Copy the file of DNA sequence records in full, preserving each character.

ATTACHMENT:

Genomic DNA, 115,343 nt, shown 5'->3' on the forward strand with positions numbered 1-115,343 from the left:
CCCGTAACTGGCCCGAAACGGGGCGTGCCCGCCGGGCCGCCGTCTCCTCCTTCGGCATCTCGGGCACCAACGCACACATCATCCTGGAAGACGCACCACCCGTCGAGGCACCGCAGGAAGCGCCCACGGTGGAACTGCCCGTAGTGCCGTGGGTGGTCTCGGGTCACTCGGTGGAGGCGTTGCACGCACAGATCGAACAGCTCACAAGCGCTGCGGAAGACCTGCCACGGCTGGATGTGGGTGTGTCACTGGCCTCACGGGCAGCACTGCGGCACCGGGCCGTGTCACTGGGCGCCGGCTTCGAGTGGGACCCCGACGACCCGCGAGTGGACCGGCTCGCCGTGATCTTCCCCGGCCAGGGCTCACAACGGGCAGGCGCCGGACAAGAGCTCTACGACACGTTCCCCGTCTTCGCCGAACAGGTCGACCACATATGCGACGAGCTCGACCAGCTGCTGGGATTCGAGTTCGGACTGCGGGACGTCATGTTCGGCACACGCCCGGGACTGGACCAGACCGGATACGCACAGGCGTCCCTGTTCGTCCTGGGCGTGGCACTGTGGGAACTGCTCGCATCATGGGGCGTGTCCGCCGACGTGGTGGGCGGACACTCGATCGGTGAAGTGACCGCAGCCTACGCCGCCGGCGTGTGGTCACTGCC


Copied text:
Genomic DNA, 115,343 nt, shown 5'->3' on the forward strand with positions numbered 1-115,343 from the left:
CCCGTAACTGGCCCGAAACGGGGCGTGCCCGCCGGGCCGCCGTCTCCTCCTTCGGCATCTCGGGCACCAACGCACACATCATCCTGGAAGACGCACCACCCGTCGAGGCACCGCAGGAAGCGCCCACGGTGGAACTGCCCGTAGTGCCGTGGGTGGTCTCGGGTCACTCGGTGGAGGCGTTGCACGCACAGATCGAACAGCTCACAAGCGCTGCGGAAGACCTGCCACGGCTGGATGTGGGTGTGTCACTGGCCTCACGGGCAGCACTGCGGCACCGGGCCGTGTCACTGGGCGCCGGCTTCGAGTGGGACCCCGACGACCCGCGAGTGGACCGGCTCGCCGTGATCTTCCCCGGCCAGGGCTCACAACGGGCAGGCGCCGGACAAGAGCTCTACGACACGTTCCCCGTCTTCGCCGAACAGGTCGACCACATATGCGACGAGCTCGACCAGCTGCTGGGATTCGAGTTCGGACTGCGGGACGTCATGTTCGGCACACGCCCGGGACTGGACCAGACCGGATACGCACAGGCGTCCCTGTTCGTCCTGGGCGTGGCACTGTGGGAACTGCTCGCATCATGGGGCGTGTCCGCCGACGTGGTGGGCGGACACTCGATCGGTGAAGTGACCGCAGCCTACGCCGCCGGCGTGTGGTCACTGCC